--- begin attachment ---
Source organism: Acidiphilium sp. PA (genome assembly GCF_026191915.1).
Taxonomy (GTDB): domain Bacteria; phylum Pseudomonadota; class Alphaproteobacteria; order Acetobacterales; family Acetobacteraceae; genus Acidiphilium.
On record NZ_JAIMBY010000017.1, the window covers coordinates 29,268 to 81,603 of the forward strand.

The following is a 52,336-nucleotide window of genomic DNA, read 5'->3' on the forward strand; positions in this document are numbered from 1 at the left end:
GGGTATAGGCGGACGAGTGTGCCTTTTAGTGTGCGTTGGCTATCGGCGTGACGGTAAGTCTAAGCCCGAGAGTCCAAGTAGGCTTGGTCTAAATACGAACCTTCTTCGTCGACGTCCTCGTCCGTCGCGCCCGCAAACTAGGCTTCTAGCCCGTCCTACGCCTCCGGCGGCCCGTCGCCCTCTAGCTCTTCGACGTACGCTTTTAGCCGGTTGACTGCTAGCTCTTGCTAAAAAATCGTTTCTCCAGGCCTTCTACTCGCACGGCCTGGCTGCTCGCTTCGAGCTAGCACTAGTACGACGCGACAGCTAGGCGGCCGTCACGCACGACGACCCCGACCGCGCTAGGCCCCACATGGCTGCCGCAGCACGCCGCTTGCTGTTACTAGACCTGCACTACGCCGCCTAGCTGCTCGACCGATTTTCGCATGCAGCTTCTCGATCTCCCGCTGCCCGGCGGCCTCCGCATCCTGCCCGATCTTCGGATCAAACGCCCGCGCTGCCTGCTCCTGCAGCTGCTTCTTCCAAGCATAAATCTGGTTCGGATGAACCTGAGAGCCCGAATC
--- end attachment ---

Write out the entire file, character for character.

Source organism: Acidiphilium sp. PA (genome assembly GCF_026191915.1).
Taxonomy (GTDB): domain Bacteria; phylum Pseudomonadota; class Alphaproteobacteria; order Acetobacterales; family Acetobacteraceae; genus Acidiphilium.
On record NZ_JAIMBY010000017.1, the window covers coordinates 29,268 to 81,603 of the forward strand.

The following is a 52,336-nucleotide window of genomic DNA, read 5'->3' on the forward strand; positions in this document are numbered from 1 at the left end:
GGGTATAGGCGGACGAGTGTGCCTTTTAGTGTGCGTTGGCTATCGGCGTGACGGTAAGTCTAAGCCCGAGAGTCCAAGTAGGCTTGGTCTAAATACGAACCTTCTTCGTCGACGTCCTCGTCCGTCGCGCCCGCAAACTAGGCTTCTAGCCCGTCCTACGCCTCCGGCGGCCCGTCGCCCTCTAGCTCTTCGACGTACGCTTTTAGCCGGTTGACTGCTAGCTCTTGCTAAAAAATCGTTTCTCCAGGCCTTCTACTCGCACGGCCTGGCTGCTCGCTTCGAGCTAGCACTAGTACGACGCGACAGCTAGGCGGCCGTCACGCACGACGACCCCGACCGCGCTAGGCCCCACATGGCTGCCGCAGCACGCCGCTTGCTGTTACTAGACCTGCACTACGCCGCCTAGCTGCTCGACCGATTTTCGCATGCAGCTTCTCGATCTCCCGCTGCCCGGCGGCCTCCGCATCCTGCCCGATCTTCGGATCAAACGCCCGCGCTGCCTGCTCCTGCAGCTGCTTCTTCCAAGCATAAATCTGGTTCGGATGAACCTGAGAGCCCGAATC